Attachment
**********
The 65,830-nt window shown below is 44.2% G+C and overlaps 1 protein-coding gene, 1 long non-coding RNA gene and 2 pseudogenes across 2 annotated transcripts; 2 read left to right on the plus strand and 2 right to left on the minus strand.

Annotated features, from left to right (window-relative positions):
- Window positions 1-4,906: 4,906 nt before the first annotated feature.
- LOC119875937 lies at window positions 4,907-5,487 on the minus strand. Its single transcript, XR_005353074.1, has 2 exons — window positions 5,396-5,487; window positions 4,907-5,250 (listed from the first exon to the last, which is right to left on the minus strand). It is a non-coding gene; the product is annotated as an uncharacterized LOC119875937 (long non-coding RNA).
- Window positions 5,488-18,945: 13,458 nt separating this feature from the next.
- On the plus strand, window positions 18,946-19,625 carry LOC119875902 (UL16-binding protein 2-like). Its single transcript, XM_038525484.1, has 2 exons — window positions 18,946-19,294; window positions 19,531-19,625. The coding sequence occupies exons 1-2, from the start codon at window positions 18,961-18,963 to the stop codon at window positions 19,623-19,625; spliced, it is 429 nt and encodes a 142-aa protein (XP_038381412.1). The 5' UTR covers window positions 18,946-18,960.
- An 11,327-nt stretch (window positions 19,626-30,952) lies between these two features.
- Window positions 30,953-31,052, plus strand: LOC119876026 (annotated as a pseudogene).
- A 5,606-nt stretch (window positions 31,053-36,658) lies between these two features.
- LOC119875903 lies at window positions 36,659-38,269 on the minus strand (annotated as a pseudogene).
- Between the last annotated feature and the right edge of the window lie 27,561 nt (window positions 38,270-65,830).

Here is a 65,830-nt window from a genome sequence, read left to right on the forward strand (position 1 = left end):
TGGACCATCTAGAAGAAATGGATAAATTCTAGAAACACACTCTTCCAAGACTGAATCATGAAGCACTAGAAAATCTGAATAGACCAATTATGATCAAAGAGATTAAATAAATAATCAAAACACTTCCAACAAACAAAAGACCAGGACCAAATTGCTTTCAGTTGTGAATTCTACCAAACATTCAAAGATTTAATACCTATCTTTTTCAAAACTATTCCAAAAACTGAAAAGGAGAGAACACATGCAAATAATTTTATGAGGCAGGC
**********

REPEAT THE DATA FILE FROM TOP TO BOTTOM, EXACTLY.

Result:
The 65,830-nt window shown below is 44.2% G+C and overlaps 1 protein-coding gene, 1 long non-coding RNA gene and 2 pseudogenes across 2 annotated transcripts; 2 read left to right on the plus strand and 2 right to left on the minus strand.

Annotated features, from left to right (window-relative positions):
- Window positions 1-4,906: 4,906 nt before the first annotated feature.
- LOC119875937 lies at window positions 4,907-5,487 on the minus strand. Its single transcript, XR_005353074.1, has 2 exons — window positions 5,396-5,487; window positions 4,907-5,250 (listed from the first exon to the last, which is right to left on the minus strand). It is a non-coding gene; the product is annotated as an uncharacterized LOC119875937 (long non-coding RNA).
- Window positions 5,488-18,945: 13,458 nt separating this feature from the next.
- On the plus strand, window positions 18,946-19,625 carry LOC119875902 (UL16-binding protein 2-like). Its single transcript, XM_038525484.1, has 2 exons — window positions 18,946-19,294; window positions 19,531-19,625. The coding sequence occupies exons 1-2, from the start codon at window positions 18,961-18,963 to the stop codon at window positions 19,623-19,625; spliced, it is 429 nt and encodes a 142-aa protein (XP_038381412.1). The 5' UTR covers window positions 18,946-18,960.
- An 11,327-nt stretch (window positions 19,626-30,952) lies between these two features.
- Window positions 30,953-31,052, plus strand: LOC119876026 (annotated as a pseudogene).
- A 5,606-nt stretch (window positions 31,053-36,658) lies between these two features.
- LOC119875903 lies at window positions 36,659-38,269 on the minus strand (annotated as a pseudogene).
- Between the last annotated feature and the right edge of the window lie 27,561 nt (window positions 38,270-65,830).

Here is a 65,830-nt window from a genome sequence, read left to right on the forward strand (position 1 = left end):
TGGACCATCTAGAAGAAATGGATAAATTCTAGAAACACACTCTTCCAAGACTGAATCATGAAGCACTAGAAAATCTGAATAGACCAATTATGATCAAAGAGATTAAATAAATAATCAAAACACTTCCAACAAACAAAAGACCAGGACCAAATTGCTTTCAGTTGTGAATTCTACCAAACATTCAAAGATTTAATACCTATCTTTTTCAAAACTATTCCAAAAACTGAAAAGGAGAGAACACATGCAAATAATTTTATGAGGCAGGC